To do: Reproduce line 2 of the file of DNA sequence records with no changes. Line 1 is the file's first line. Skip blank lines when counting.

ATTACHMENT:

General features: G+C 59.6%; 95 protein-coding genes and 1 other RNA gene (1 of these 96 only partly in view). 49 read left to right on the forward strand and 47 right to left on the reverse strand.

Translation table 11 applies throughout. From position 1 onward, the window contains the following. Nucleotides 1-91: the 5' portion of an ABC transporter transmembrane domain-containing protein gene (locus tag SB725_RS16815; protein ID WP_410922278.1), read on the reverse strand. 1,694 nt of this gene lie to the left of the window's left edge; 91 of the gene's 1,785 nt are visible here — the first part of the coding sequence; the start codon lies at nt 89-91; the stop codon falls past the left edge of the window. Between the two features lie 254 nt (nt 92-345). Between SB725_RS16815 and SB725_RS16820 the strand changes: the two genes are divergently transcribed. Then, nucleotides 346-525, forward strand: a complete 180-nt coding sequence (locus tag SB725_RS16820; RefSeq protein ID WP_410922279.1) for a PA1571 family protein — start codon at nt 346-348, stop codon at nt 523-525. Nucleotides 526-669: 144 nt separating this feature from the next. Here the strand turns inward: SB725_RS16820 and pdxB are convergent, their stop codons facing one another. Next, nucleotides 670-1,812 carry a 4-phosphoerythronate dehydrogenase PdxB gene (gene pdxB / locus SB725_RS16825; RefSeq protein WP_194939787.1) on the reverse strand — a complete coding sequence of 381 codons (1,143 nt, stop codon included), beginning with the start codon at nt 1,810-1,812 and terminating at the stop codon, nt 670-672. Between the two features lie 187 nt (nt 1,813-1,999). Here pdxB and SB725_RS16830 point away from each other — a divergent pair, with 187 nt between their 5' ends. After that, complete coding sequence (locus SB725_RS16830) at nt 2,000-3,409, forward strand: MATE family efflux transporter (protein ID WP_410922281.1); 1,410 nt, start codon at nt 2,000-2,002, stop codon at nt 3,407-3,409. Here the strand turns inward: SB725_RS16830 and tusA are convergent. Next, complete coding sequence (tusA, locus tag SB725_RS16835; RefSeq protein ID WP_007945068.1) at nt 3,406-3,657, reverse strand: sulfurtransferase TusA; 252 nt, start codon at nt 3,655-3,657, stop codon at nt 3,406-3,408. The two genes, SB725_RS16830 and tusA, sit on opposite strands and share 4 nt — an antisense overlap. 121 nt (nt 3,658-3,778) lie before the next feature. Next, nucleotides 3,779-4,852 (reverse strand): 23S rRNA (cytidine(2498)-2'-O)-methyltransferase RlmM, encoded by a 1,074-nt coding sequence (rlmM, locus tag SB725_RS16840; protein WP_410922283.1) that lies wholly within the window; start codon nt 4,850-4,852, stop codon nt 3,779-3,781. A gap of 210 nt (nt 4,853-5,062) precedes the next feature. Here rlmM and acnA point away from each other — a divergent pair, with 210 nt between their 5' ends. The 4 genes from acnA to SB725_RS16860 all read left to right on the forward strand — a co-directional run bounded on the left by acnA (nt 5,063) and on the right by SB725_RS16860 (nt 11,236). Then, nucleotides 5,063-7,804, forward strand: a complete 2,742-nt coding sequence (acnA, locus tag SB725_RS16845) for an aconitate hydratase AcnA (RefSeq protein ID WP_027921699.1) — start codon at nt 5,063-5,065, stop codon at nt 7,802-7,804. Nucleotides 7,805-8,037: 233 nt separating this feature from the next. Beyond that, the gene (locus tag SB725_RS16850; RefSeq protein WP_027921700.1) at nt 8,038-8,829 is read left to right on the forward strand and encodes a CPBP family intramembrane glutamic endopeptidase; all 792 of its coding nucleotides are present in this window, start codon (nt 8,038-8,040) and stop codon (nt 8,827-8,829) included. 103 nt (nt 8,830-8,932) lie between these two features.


Translation table 11 applies throughout. From position 1 onward, the window contains the following. Nucleotides 1-91: the 5' portion of an ABC transporter transmembrane domain-containing protein gene (locus tag SB725_RS16815; protein ID WP_410922278.1), read on the reverse strand. 1,694 nt of this gene lie to the left of the window's left edge; 91 of the gene's 1,785 nt are visible here — the first part of the coding sequence; the start codon lies at nt 89-91; the stop codon falls past the left edge of the window. Between the two features lie 254 nt (nt 92-345). Between SB725_RS16815 and SB725_RS16820 the strand changes: the two genes are divergently transcribed. Then, nucleotides 346-525, forward strand: a complete 180-nt coding sequence (locus tag SB725_RS16820; RefSeq protein ID WP_410922279.1) for a PA1571 family protein — start codon at nt 346-348, stop codon at nt 523-525. Nucleotides 526-669: 144 nt separating this feature from the next. Here the strand turns inward: SB725_RS16820 and pdxB are convergent, their stop codons facing one another. Next, nucleotides 670-1,812 carry a 4-phosphoerythronate dehydrogenase PdxB gene (gene pdxB / locus SB725_RS16825; RefSeq protein WP_194939787.1) on the reverse strand — a complete coding sequence of 381 codons (1,143 nt, stop codon included), beginning with the start codon at nt 1,810-1,812 and terminating at the stop codon, nt 670-672. Between the two features lie 187 nt (nt 1,813-1,999). Here pdxB and SB725_RS16830 point away from each other — a divergent pair, with 187 nt between their 5' ends. After that, complete coding sequence (locus SB725_RS16830) at nt 2,000-3,409, forward strand: MATE family efflux transporter (protein ID WP_410922281.1); 1,410 nt, start codon at nt 2,000-2,002, stop codon at nt 3,407-3,409. Here the strand turns inward: SB725_RS16830 and tusA are convergent. Next, complete coding sequence (tusA, locus tag SB725_RS16835; RefSeq protein ID WP_007945068.1) at nt 3,406-3,657, reverse strand: sulfurtransferase TusA; 252 nt, start codon at nt 3,655-3,657, stop codon at nt 3,406-3,408. The two genes, SB725_RS16830 and tusA, sit on opposite strands and share 4 nt — an antisense overlap. 121 nt (nt 3,658-3,778) lie before the next feature. Next, nucleotides 3,779-4,852 (reverse strand): 23S rRNA (cytidine(2498)-2'-O)-methyltransferase RlmM, encoded by a 1,074-nt coding sequence (rlmM, locus tag SB725_RS16840; protein WP_410922283.1) that lies wholly within the window; start codon nt 4,850-4,852, stop codon nt 3,779-3,781. A gap of 210 nt (nt 4,853-5,062) precedes the next feature. Here rlmM and acnA point away from each other — a divergent pair, with 210 nt between their 5' ends. The 4 genes from acnA to SB725_RS16860 all read left to right on the forward strand — a co-directional run bounded on the left by acnA (nt 5,063) and on the right by SB725_RS16860 (nt 11,236). Then, nucleotides 5,063-7,804, forward strand: a complete 2,742-nt coding sequence (acnA, locus tag SB725_RS16845) for an aconitate hydratase AcnA (RefSeq protein ID WP_027921699.1) — start codon at nt 5,063-5,065, stop codon at nt 7,802-7,804. Nucleotides 7,805-8,037: 233 nt separating this feature from the next. Beyond that, the gene (locus tag SB725_RS16850; RefSeq protein WP_027921700.1) at nt 8,038-8,829 is read left to right on the forward strand and encodes a CPBP family intramembrane glutamic endopeptidase; all 792 of its coding nucleotides are present in this window, start codon (nt 8,038-8,040) and stop codon (nt 8,827-8,829) included. 103 nt (nt 8,830-8,932) lie between these two features.